Mumbai records hottest October day in 10 years

Written By Unknown on Sabtu, 25 Oktober 2014 | 22.23

MUMBAI: The city's scorching heat hit a new high on Thursday with maximum temperatures touching 37.2 degree Celsius. The Santa Cruz observatory recorded the highest maximum temperature in the past 10 years. The all-time record so far has been 37.9 degree Celsius, recorded way back in October 1972.

The heat is responsible for dragging a lot of people to the sick bay this festive season. From fever, dengue and malaria to skin allergies, Mumbaikars are waiting for respite from the heat that is unlikely to ease any time soon. "October itself is known for such high temperature patterns," said a weather official.

People feel even more uncomfortable because they have just got out of the pleasant monsoon weather with maximum temperatures of around 30-31 degree Celsius," said a weather official. Humidity levels in Santa Cruz dropped below 60%, which caused the heat to intensify. Colaba registered 70% humidity.

In the past 10 years, the highest maximum temperature recorded for October has been 37 degree Celsius in 2008. This month, temperatures touched 37 degree Celsius twice on October 16 and October 22.

Hospital OPDs are flooded with cases of fever and prolonged cold and cough. "Viral fever is rampant. We are treating up to 15 to 20 cases everyday," said a resident doctor from KEM Hospital in Parel, who has been working at the special monsoon outpatient department. While dengue and malaria are at the root of 50% of fever cases, the rest are flu-like ailments, the doctor said.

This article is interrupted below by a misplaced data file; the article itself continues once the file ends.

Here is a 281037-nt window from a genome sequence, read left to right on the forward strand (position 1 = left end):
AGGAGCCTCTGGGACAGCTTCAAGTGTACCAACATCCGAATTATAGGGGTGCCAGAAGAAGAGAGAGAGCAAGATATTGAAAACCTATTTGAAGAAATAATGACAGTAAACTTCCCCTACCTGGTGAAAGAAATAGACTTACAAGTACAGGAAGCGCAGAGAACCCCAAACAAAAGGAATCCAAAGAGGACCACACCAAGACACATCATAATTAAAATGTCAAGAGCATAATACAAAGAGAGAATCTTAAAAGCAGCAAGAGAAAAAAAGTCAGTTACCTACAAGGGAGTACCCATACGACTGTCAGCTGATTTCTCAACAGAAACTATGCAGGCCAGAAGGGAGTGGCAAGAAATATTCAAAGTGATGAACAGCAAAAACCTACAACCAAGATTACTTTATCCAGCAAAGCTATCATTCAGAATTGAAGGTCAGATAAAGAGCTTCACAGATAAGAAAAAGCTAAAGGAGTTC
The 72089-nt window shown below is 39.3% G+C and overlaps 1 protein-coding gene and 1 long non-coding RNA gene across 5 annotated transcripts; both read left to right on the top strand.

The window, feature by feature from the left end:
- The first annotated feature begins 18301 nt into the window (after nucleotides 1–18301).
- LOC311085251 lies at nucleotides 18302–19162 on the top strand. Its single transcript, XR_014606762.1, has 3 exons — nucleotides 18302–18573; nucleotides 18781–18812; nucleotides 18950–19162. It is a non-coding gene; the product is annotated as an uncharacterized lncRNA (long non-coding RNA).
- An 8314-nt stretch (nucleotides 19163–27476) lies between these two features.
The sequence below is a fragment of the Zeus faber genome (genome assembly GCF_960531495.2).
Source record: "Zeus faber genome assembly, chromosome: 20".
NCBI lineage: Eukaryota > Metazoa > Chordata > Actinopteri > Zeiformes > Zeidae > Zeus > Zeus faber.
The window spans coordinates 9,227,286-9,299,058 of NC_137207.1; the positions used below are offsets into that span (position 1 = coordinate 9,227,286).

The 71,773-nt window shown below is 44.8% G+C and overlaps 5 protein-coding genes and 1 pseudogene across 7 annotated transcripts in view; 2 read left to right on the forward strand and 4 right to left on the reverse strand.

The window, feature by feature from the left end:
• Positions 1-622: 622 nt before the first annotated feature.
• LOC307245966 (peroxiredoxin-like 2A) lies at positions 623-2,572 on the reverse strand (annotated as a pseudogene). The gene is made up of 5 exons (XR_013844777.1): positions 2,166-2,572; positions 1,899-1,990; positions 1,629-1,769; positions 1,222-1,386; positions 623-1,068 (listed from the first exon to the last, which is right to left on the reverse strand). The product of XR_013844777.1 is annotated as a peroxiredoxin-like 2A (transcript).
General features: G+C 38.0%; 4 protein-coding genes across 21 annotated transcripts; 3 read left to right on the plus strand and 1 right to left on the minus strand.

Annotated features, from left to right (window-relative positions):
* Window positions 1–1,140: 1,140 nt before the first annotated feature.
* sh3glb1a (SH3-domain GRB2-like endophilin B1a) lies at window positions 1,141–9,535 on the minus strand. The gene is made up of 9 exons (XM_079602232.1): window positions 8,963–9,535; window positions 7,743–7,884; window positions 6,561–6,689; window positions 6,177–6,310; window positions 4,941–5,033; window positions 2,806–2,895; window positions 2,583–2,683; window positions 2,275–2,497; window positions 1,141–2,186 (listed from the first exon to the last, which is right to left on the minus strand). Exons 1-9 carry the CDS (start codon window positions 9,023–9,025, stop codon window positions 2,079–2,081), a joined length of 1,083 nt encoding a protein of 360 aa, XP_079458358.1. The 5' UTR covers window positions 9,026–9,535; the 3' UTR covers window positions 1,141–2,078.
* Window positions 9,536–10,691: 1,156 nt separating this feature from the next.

Experts caution that while gulping a glass of cold drink or water or switching on the air-conditioner may provide momentary relief, it could trigger an infection waiting to overpower the body's immunity. "The temperature is such that people are sitting under the AC the entire day. The body, therefore, does not get any time to acclimatize when you step out in the sun," said Girgaum-based physician Dr Krishnakant Dhebri.

Adding to Mumbaikars' woes is the fluctuating humidity that swings from 55% to 99% within a span of a few hours. "This causes a lot of sweating that, in turn, can lead to unprecedented loss of electrolytes from the body if not replenished from time to time," added Dhebri. Dehydration induced by unusual sweating can also lead to muscle cramps, nausea and even blackouts.

The doctor from KEM Hospital also said how one could also be dehydrated even without stepping out in the sun. "Heat exhaustion is very common and the only solution is to keep the body well hydrated," said Dr Falguni Parikh from Kokilaben Hospital.

Skin and sun allergy cases, too, have seen a rise in the past one month, say city doctors. Dhebri said a lot of the health problems could also be related to a person's immunity. "It is important to eat, drink and sleep right," he added.

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